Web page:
3)     Cerebellum and brain stem {Reptilian brain} – Controls basic fundamental functions such as heart beats, breathing, coordination and also the most basic reflexive or instinctive reactions. This reactive area mediates all-blown “fight or flight” responses under extreme stress.


The tri-brain through its autonomic nervous system and neural pathways evolved to ensure survival by functioning as an implicit Response Memory Prediction system.

 

Theoretical underpinning


Brief therapy – Utilises the problem-solving model of change, which has two fundamental philosophies of change, 1] a focus on visible behavioural interactions, 2] use of purposeful interventions to change observable patterns of undesirable behaviour.  Equine-assisted counselling focuses on actions versus insight → new actions produce and result in change. This approach also focuses on the principle of expectancy, through disrupting a person’s negative expectations and creating new positive expectations, and evidencing through this to the person that change is possible. 


Gestalt therapy – Within equine assisted counselling, this is based on the assumption that meaning comes from and is understood through considering each person’s interpretation of immediate experience what is happening in the ‘here and now’ and then unpicking and exploring the person’s perception. Through heightened awareness of reality of self and understanding of how that person interacts with their surroundings (natural environment, animals and people), this awareness allows and supports people in undertaking natural and spontaneous change.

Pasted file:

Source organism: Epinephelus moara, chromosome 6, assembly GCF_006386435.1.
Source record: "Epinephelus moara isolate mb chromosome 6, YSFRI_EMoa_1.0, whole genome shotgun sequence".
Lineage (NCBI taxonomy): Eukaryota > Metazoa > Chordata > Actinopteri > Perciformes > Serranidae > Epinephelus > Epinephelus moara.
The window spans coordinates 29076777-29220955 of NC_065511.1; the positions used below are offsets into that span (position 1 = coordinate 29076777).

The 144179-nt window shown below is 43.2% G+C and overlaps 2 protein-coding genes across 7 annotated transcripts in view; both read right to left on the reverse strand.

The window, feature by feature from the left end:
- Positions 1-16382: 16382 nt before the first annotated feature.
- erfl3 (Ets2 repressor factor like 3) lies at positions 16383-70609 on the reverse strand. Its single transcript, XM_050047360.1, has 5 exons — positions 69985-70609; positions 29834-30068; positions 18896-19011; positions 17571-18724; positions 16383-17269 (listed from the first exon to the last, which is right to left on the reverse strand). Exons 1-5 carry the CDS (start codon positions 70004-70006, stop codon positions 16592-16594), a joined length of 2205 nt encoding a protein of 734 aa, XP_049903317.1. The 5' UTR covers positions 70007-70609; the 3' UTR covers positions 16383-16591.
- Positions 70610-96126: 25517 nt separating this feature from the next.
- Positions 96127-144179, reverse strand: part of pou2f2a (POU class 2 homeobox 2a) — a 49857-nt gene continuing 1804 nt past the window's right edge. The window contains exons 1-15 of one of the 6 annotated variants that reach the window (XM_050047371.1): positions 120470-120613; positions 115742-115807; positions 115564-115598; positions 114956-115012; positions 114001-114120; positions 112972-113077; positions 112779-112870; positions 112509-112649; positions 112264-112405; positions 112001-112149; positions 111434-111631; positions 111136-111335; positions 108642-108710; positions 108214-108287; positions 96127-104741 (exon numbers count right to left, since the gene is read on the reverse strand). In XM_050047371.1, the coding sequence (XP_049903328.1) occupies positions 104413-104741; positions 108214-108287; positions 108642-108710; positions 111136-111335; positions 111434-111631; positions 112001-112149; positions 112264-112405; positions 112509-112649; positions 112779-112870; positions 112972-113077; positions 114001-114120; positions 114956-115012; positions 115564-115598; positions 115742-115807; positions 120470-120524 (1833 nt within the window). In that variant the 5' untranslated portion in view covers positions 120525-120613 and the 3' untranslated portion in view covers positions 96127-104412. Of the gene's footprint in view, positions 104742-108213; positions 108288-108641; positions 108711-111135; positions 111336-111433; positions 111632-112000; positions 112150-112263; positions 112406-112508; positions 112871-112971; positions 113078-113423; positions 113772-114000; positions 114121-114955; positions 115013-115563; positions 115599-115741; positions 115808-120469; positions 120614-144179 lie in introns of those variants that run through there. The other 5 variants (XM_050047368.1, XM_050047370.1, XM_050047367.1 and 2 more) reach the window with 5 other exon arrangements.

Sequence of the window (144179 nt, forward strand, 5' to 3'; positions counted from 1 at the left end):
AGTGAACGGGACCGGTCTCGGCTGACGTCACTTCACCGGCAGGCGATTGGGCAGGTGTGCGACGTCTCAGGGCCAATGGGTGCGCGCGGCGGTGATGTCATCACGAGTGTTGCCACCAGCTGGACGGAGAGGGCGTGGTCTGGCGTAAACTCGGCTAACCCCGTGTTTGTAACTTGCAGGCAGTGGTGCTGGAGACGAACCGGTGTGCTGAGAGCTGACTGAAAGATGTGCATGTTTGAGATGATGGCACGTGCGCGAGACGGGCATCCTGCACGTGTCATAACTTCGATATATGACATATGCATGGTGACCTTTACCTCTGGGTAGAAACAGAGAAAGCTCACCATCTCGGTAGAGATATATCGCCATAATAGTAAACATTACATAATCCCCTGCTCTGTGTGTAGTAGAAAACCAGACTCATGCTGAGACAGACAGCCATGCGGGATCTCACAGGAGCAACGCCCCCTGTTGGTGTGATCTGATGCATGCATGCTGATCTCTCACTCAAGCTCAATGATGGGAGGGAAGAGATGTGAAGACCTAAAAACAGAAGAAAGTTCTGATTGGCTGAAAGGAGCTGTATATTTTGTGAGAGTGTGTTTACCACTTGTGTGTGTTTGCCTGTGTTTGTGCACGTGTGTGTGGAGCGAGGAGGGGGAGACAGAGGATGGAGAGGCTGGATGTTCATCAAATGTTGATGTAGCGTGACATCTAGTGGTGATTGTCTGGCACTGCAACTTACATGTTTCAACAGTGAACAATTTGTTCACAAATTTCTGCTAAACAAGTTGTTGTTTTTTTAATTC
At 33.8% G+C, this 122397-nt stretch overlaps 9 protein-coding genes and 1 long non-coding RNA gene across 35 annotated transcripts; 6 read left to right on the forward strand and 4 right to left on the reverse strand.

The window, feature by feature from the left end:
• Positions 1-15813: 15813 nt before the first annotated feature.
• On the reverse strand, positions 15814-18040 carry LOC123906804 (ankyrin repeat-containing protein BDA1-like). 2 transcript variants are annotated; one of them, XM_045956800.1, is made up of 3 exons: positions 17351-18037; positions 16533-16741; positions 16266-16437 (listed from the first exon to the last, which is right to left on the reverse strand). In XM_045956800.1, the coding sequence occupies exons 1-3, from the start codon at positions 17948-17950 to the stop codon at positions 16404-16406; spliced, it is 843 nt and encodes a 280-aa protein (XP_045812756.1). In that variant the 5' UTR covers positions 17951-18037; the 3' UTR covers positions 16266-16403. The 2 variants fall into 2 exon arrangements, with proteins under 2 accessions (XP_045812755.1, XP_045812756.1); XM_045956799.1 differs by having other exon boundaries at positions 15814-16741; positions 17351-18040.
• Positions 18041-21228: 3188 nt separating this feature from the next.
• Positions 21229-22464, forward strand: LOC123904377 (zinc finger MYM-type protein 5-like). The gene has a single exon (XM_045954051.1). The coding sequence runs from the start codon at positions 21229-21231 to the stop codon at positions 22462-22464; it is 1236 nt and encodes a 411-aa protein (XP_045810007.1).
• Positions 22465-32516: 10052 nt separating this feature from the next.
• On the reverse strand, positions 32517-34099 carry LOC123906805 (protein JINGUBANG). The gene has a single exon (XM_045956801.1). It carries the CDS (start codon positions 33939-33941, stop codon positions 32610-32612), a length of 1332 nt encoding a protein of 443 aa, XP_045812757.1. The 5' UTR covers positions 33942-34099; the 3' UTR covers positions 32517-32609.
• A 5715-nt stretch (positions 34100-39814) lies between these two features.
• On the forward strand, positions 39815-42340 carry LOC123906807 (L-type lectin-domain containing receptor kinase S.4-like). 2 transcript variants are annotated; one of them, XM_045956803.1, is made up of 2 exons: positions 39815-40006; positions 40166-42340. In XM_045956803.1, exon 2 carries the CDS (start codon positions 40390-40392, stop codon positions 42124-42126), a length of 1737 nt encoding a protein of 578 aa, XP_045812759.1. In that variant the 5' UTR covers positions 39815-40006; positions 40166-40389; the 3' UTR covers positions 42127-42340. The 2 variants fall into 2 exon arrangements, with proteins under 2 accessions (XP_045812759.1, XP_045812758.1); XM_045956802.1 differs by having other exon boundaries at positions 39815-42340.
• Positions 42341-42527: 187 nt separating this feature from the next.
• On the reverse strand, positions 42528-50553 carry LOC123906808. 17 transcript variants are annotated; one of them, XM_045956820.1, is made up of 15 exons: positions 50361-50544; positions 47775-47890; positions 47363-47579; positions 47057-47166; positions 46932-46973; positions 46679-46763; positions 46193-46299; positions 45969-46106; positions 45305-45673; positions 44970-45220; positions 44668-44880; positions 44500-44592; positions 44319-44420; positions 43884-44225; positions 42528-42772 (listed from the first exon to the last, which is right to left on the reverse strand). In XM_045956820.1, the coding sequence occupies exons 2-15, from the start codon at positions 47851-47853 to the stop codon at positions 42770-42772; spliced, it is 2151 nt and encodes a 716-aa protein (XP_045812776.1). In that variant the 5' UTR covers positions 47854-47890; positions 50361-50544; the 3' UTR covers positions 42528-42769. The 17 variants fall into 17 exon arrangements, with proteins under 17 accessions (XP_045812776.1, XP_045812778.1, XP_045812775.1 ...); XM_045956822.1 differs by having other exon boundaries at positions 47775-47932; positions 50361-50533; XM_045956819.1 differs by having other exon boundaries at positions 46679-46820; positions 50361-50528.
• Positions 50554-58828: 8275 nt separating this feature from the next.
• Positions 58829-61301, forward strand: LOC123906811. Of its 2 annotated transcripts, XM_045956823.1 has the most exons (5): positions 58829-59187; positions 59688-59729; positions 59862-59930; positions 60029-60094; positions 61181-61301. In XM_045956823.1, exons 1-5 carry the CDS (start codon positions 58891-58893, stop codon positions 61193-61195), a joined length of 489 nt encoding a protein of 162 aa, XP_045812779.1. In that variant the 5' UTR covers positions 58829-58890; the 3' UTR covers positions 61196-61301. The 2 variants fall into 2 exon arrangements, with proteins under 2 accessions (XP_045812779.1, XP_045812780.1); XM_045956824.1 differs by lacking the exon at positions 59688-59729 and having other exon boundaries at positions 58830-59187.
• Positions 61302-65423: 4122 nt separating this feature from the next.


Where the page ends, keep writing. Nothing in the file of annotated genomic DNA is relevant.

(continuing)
Reality therapy – Within equine assisted counselling, this works with the focus and central importance of love and belonging needs. This connection is forged and established with the horse during therapy. This theory also emphasises the importance of people’s thinking behaviour connecting to the ‘here and now’ experiences with the horse, which provides opportunities for people to discover and understand themselves.


Adlerian therapy – Within equine assisted counselling, this focuses on one specific tenant of Adlerian theory, that being a person’s move from inferiority feelings towards feelings of significance. This approach requires a person to be in physical relationship with the horse and other group members. A person gains a great sense of achievement when they successfully get a large animal that could easily overpower them to respond to them.   


Why horses and other equines?


  • Just like humans, horses are very social beings, whose herd dynamics are very similar to our family system.